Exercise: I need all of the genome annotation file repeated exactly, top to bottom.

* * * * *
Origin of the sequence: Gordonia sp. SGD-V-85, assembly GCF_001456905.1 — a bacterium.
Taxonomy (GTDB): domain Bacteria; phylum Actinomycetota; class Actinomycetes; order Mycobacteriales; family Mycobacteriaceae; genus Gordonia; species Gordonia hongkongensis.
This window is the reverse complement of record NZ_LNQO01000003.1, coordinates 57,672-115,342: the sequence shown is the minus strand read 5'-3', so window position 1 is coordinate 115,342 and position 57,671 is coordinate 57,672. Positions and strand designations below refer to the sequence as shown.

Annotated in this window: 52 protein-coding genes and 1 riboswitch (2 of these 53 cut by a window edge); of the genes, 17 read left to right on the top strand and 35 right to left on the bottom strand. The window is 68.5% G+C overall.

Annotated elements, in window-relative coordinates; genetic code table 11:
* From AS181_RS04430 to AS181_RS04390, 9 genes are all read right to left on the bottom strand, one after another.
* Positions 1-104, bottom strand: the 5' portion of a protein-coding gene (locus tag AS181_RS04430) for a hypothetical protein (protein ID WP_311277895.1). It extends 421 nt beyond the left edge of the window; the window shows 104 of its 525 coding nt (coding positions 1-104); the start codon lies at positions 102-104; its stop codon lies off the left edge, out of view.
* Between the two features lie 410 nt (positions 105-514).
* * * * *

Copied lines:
Origin of the sequence: Gordonia sp. SGD-V-85, assembly GCF_001456905.1 — a bacterium.
Taxonomy (GTDB): domain Bacteria; phylum Actinomycetota; class Actinomycetes; order Mycobacteriales; family Mycobacteriaceae; genus Gordonia; species Gordonia hongkongensis.
This window is the reverse complement of record NZ_LNQO01000003.1, coordinates 57,672-115,342: the sequence shown is the minus strand read 5'-3', so window position 1 is coordinate 115,342 and position 57,671 is coordinate 57,672. Positions and strand designations below refer to the sequence as shown.

Annotated in this window: 52 protein-coding genes and 1 riboswitch (2 of these 53 cut by a window edge); of the genes, 17 read left to right on the top strand and 35 right to left on the bottom strand. The window is 68.5% G+C overall.

Annotated elements, in window-relative coordinates; genetic code table 11:
* From AS181_RS04430 to AS181_RS04390, 9 genes are all read right to left on the bottom strand, one after another.
* Positions 1-104, bottom strand: the 5' portion of a protein-coding gene (locus tag AS181_RS04430) for a hypothetical protein (protein ID WP_311277895.1). It extends 421 nt beyond the left edge of the window; the window shows 104 of its 525 coding nt (coding positions 1-104); the start codon lies at positions 102-104; its stop codon lies off the left edge, out of view.
* Between the two features lie 410 nt (positions 105-514).